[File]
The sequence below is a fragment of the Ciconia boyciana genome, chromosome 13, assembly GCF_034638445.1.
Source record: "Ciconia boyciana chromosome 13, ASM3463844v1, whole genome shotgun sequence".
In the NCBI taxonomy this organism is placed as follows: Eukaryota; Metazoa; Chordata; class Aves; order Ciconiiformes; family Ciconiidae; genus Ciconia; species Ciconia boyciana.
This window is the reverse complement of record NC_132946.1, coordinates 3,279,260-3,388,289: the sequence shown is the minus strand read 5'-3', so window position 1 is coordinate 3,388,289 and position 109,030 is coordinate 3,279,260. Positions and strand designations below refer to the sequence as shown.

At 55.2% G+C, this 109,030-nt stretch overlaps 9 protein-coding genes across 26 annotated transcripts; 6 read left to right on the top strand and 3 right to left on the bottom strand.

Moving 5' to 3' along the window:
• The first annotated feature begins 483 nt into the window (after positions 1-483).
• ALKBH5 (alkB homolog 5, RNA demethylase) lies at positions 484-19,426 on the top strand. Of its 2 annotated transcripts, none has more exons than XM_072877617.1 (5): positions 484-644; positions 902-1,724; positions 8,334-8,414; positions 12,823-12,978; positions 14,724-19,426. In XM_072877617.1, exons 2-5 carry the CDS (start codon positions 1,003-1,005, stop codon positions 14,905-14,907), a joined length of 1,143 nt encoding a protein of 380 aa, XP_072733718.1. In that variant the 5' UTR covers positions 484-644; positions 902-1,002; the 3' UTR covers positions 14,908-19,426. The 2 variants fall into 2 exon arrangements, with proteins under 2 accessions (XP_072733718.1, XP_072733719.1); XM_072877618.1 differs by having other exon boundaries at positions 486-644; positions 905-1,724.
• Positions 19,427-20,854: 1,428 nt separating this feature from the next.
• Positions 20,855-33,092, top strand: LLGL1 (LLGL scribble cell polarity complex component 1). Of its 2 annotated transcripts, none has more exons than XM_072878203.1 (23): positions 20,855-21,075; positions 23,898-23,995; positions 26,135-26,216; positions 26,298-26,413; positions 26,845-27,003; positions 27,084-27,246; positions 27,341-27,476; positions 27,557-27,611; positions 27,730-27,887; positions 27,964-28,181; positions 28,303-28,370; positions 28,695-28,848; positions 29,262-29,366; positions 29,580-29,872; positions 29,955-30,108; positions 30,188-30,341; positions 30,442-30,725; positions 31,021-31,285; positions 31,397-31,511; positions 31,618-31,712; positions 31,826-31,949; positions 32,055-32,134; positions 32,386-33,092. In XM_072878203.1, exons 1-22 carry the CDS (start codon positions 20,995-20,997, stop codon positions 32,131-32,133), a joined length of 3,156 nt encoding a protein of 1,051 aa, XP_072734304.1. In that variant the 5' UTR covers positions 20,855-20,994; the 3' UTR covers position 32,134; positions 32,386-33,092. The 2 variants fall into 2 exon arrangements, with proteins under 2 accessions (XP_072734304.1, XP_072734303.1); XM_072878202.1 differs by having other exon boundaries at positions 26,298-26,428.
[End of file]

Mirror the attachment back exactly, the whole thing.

The sequence below is a fragment of the Ciconia boyciana genome, chromosome 13, assembly GCF_034638445.1.
Source record: "Ciconia boyciana chromosome 13, ASM3463844v1, whole genome shotgun sequence".
In the NCBI taxonomy this organism is placed as follows: Eukaryota; Metazoa; Chordata; class Aves; order Ciconiiformes; family Ciconiidae; genus Ciconia; species Ciconia boyciana.
This window is the reverse complement of record NC_132946.1, coordinates 3,279,260-3,388,289: the sequence shown is the minus strand read 5'-3', so window position 1 is coordinate 3,388,289 and position 109,030 is coordinate 3,279,260. Positions and strand designations below refer to the sequence as shown.

At 55.2% G+C, this 109,030-nt stretch overlaps 9 protein-coding genes across 26 annotated transcripts; 6 read left to right on the top strand and 3 right to left on the bottom strand.

Moving 5' to 3' along the window:
• The first annotated feature begins 483 nt into the window (after positions 1-483).
• ALKBH5 (alkB homolog 5, RNA demethylase) lies at positions 484-19,426 on the top strand. Of its 2 annotated transcripts, none has more exons than XM_072877617.1 (5): positions 484-644; positions 902-1,724; positions 8,334-8,414; positions 12,823-12,978; positions 14,724-19,426. In XM_072877617.1, exons 2-5 carry the CDS (start codon positions 1,003-1,005, stop codon positions 14,905-14,907), a joined length of 1,143 nt encoding a protein of 380 aa, XP_072733718.1. In that variant the 5' UTR covers positions 484-644; positions 902-1,002; the 3' UTR covers positions 14,908-19,426. The 2 variants fall into 2 exon arrangements, with proteins under 2 accessions (XP_072733718.1, XP_072733719.1); XM_072877618.1 differs by having other exon boundaries at positions 486-644; positions 905-1,724.
• Positions 19,427-20,854: 1,428 nt separating this feature from the next.
• Positions 20,855-33,092, top strand: LLGL1 (LLGL scribble cell polarity complex component 1). Of its 2 annotated transcripts, none has more exons than XM_072878203.1 (23): positions 20,855-21,075; positions 23,898-23,995; positions 26,135-26,216; positions 26,298-26,413; positions 26,845-27,003; positions 27,084-27,246; positions 27,341-27,476; positions 27,557-27,611; positions 27,730-27,887; positions 27,964-28,181; positions 28,303-28,370; positions 28,695-28,848; positions 29,262-29,366; positions 29,580-29,872; positions 29,955-30,108; positions 30,188-30,341; positions 30,442-30,725; positions 31,021-31,285; positions 31,397-31,511; positions 31,618-31,712; positions 31,826-31,949; positions 32,055-32,134; positions 32,386-33,092. In XM_072878203.1, exons 1-22 carry the CDS (start codon positions 20,995-20,997, stop codon positions 32,131-32,133), a joined length of 3,156 nt encoding a protein of 1,051 aa, XP_072734304.1. In that variant the 5' UTR covers positions 20,855-20,994; the 3' UTR covers position 32,134; positions 32,386-33,092. The 2 variants fall into 2 exon arrangements, with proteins under 2 accessions (XP_072734304.1, XP_072734303.1); XM_072878202.1 differs by having other exon boundaries at positions 26,298-26,428.